For every parent who has instinctively put their kids in sports just to keep them out of trouble, University of Arizona’s associate track coach James Li shows how far that simple instinct can take a kid.
In the hot China summers during the 1970s, there wasn’t much to offer a kid for entertainment, so Li’s mother influenced him to really start running when he was a teenage boy.
However, Li started to stand out a little bit and continued to run in college at the Beijing Institute of Physical Education and went on to be one of the top 10 middle distance runners in China between 1980 and 1982.
Shortly thereafter, he began coaching in China and hasn’t stopped because running had taken hold of him ever since.
“Always trying to run and run fast through the effort, the determination,” Li said. “The mental aspect of things, in addition to physical things, is always such an attractive thing to me.”
Because Li knows that it takes extreme mental and physical strength to be a talented and fast distance runner, he looks for these traits and tries to instill them in his runners. Being halfway through this cross country season, Li’s runners are really starting to show that.
“I think the season is going well,” Li said. “More so in the women’s side, I think. The women look a lot more solid.”
Arizona’s women’s cross country team has seven to eight girls that are all running consistent and solid races, which was one of their goals going into the season. The women that went to Notre Dame this past weekend made personal records and still believe they can do better. The big hope is for the women to be knocking on the door to qualify as a team to go to nationals this year.
“Our men are a little more of a challenge right now,” Li said. “We are better than what we have shown, so hopefully, in this next race, we will make some improvement, because this last race, it was Carlos [Villarreal]’s first and, for most of our guys, it was their first time running in that high power of a race.”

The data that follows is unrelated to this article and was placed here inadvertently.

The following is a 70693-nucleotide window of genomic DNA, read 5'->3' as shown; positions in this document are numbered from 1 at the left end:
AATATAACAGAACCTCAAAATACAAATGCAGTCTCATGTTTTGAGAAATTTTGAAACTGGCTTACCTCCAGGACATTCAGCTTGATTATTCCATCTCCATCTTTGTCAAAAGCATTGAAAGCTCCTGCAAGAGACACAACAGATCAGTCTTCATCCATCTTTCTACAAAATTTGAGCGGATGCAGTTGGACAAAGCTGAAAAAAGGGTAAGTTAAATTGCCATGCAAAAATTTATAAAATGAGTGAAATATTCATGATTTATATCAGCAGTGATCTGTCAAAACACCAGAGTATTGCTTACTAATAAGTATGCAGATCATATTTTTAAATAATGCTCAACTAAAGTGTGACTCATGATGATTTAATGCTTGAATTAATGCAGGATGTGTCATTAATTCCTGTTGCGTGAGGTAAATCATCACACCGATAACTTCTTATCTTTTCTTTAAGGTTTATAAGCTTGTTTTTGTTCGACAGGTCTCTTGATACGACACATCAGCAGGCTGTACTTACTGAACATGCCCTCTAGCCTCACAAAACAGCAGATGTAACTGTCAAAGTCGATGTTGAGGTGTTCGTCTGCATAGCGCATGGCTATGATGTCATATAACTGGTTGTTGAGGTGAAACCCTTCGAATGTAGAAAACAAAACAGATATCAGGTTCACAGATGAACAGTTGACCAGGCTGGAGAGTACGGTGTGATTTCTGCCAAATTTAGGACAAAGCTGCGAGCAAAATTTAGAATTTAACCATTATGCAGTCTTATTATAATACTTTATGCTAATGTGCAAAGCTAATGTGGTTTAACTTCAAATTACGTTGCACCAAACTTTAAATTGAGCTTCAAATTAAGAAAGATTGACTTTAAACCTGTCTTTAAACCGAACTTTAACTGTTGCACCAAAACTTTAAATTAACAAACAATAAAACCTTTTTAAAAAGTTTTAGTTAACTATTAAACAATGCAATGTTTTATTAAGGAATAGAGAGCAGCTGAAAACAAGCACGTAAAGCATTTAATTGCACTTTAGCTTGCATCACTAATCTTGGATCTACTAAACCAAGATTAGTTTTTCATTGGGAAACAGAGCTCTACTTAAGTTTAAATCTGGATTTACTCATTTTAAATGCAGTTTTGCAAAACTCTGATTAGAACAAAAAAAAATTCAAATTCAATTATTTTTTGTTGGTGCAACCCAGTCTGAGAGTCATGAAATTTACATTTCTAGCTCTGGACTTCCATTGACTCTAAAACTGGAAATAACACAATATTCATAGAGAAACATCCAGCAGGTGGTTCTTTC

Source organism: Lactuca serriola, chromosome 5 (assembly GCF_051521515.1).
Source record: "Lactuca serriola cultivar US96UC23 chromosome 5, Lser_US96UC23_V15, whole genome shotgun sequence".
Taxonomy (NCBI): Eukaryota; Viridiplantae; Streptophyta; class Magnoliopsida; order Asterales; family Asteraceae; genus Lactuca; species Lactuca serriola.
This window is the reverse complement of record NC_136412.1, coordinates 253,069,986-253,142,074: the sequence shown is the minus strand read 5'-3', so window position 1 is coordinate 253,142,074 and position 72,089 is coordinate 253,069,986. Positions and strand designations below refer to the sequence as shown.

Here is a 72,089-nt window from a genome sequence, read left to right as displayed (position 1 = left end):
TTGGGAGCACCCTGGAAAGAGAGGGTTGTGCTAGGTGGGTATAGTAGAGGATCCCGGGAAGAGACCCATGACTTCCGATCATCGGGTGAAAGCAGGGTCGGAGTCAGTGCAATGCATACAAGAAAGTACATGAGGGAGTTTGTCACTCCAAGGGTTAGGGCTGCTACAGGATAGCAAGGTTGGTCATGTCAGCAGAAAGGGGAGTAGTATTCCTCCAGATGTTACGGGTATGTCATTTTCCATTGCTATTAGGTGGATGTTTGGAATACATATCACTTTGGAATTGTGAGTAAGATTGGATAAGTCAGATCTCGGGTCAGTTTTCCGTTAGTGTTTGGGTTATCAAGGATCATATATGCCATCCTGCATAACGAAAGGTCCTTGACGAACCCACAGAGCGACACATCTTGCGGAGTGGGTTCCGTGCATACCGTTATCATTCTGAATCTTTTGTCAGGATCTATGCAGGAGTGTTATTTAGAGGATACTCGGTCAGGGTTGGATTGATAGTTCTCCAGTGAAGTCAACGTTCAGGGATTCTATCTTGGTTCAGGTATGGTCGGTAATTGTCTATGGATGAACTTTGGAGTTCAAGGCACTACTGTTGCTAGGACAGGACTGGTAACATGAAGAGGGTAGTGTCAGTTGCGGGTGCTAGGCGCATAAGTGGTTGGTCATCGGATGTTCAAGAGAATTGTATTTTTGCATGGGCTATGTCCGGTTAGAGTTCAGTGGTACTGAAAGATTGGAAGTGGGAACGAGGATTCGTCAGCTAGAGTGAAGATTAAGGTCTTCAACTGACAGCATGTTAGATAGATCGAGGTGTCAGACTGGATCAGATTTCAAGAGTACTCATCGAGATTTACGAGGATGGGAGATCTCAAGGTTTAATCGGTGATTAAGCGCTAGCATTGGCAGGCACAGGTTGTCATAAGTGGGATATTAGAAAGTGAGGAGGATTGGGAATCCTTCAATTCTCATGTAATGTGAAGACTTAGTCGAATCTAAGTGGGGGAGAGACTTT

Li also had this to say about why it’s difficult for freshmen to get used to college running.
“Cross country is really challenging for the freshmen men because, in a matter of months, they have to go up in distance,” Li said. “They go from 5k to 8k, and a lot of times, you just have to wait another year for them to really actually develop, because if you do too much too soon, you risk them getting injured.”
With cross country’s men’s team being a bit younger right now, the goal for the men is good improvement. The hardworking spirit that Li empowers them with will make that goal very achievable. And with Arizona’s Carlos Villarreal helping the team and being a role model for all of the new runners, Arizona should be in good hands.
Whether it be in cross country races, mid-distance track races or the Olympic Games, athletes can expect to perform well if they’re under Li. His decorated background in coaching in China, Washington State, Arizona, having been the head manager for the US Olympic team in 2008 and having gone to five Olympic Games with his own athletes proves that his love for running loves him back. Who knows, maybe coach Li can be spotted alongside an athlete in Tokyo this summer.
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